Palladium facing auction deadline Palladium due to be auctioned next month.

April 15, 1991|By Michelle Singletary | Michelle Singletary,Evening Sun Staff

Once again the West Baltimore catering facility, the Palladium, is scheduled to be auctioned by its lender, John Hanson Savings Bank.

But Robert B. Scarlett, the attorney representing the Palladium's owner, said he was hopeful that the facility will not be auctioned as scheduled next month. In fact, he said negotiations are under way to sell the hall to a private group and perhaps end the two year battle to keep it off the auction block.

"We are trying to refinance in which Butler will remain involved," Scarlett said. "I'm highly optimistic that everything will work out. We are in the final 10 yards before completing the deal."

Scarlett would not disclose the identity of the interested buyers of the 30,000-square-foot facility, constructed to somewhat resemble a castle.

The Palladium, one of the few black-owned catering facilities, in the city, has been in financial trouble ever since it opened in August 1986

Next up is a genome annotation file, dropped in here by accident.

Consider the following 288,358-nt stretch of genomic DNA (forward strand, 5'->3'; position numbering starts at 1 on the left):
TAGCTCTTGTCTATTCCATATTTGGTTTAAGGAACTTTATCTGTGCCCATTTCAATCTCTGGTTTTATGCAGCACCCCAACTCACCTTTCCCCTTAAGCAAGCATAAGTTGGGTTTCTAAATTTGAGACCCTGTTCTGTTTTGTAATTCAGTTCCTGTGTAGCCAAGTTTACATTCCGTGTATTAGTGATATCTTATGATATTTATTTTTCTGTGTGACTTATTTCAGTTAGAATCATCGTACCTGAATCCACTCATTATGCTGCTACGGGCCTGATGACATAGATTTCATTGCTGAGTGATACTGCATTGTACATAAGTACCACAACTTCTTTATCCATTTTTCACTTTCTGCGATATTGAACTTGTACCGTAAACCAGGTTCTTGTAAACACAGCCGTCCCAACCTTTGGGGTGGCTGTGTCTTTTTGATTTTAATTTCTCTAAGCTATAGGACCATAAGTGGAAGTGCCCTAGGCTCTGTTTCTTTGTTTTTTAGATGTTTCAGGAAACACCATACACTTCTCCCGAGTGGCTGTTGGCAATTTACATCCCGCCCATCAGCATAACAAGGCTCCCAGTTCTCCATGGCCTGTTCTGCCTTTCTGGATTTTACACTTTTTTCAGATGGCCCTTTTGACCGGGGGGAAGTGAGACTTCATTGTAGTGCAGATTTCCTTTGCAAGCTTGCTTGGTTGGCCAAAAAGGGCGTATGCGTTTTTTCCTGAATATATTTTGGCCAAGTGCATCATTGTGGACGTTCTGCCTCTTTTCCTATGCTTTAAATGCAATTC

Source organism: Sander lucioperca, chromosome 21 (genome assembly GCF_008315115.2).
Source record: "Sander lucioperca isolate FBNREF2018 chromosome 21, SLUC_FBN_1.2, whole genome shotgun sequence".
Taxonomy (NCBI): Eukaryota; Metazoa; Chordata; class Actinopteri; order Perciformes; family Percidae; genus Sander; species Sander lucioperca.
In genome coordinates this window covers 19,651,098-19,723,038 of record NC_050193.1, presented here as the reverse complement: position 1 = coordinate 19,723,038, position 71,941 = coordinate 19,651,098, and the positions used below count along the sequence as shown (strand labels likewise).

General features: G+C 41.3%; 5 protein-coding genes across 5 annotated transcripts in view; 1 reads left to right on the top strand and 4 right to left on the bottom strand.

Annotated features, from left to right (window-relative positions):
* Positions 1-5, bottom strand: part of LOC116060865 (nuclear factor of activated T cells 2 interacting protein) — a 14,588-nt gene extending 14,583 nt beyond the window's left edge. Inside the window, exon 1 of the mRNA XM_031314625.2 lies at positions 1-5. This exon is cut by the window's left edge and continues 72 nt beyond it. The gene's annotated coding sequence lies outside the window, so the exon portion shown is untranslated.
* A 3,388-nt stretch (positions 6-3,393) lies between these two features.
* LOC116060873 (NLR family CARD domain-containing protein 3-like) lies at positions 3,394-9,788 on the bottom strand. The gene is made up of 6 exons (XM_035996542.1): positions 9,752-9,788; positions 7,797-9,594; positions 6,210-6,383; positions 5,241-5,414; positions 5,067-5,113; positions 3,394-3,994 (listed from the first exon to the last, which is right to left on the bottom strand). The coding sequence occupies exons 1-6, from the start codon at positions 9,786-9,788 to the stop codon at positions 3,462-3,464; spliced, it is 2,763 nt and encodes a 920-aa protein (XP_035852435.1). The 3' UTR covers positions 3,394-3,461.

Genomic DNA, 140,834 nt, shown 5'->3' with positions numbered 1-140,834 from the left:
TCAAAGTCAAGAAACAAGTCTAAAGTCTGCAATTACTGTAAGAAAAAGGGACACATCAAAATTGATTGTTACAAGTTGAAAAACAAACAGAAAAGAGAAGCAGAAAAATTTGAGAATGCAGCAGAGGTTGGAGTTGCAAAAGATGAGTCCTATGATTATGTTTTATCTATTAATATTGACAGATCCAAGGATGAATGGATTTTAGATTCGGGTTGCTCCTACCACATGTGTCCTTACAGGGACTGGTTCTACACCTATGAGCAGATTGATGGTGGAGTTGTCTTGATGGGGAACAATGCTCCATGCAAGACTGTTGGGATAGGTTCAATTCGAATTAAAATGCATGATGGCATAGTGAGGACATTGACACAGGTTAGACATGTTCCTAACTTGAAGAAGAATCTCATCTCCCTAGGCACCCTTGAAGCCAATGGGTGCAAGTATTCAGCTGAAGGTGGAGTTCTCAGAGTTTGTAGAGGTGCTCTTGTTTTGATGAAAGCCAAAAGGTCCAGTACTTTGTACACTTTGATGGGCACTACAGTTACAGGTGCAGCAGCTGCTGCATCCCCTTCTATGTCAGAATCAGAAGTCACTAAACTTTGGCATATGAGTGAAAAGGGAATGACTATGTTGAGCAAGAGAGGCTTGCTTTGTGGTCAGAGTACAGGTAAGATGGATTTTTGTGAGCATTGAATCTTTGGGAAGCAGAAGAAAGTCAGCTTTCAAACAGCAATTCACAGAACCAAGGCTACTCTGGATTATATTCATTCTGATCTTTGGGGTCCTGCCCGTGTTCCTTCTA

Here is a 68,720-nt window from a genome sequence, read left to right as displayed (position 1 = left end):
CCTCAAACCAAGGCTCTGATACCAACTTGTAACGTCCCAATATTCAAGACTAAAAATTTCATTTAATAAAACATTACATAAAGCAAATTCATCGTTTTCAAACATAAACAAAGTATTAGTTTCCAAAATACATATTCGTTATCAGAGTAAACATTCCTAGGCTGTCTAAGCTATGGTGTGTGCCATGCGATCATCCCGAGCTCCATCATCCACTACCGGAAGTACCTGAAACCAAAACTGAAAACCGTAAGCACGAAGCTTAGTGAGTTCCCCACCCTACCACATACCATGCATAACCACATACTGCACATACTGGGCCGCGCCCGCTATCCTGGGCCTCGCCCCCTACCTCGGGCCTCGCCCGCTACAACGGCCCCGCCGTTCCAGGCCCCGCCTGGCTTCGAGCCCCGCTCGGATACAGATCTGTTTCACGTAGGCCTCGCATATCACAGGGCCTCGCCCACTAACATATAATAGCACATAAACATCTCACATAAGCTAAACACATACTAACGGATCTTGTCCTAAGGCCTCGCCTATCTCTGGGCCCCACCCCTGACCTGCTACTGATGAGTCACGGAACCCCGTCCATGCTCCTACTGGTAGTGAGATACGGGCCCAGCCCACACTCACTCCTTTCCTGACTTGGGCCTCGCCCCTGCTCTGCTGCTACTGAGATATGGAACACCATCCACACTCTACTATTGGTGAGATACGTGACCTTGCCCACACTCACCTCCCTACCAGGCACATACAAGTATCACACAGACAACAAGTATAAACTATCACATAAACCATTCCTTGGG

Butler filed for Chapter 11 protection for the Palladium in 1989. A year later the failure to produce a reorganization plan as required by the Federal Bankruptcy Act resulted in the bankruptcy being dismissed.

To keep creditors from taking the facility, Butler filed for personal bankruptcy last July.

The auction of the Palladium is scheduled for May 3 and would be conducted by A.J. Billig & Co. This is at least the third time the facility at 2900 Liberty Heights Ave. has been scheduled to be auctioned.

However, each time owner Edward R. Butler has come up with the past-due mortgage payments minutes before the bidding was to begin. The first time the facility was up for auction, in 1989, Butler came up with $30,000 in interest on a loan of $1.4 million. The second time Butler gave the thrift $148,000.

Bowen P. Weisheit Jr., attorney for John Hanson, said Butler is a few months behind on his mortgage payments and in violation of an order approved last December. That order, despite Butler's bankruptcy, allows the bank to proceed with a foreclosure if he fell behind in payments.

Weisheit said Butler's trouble with his loan is not unusual in the current real estate market. "His loan delinquency is not terribly out of line. It's a problem for us . . . but few in the real estate community are not experiencing troubles with their loans."

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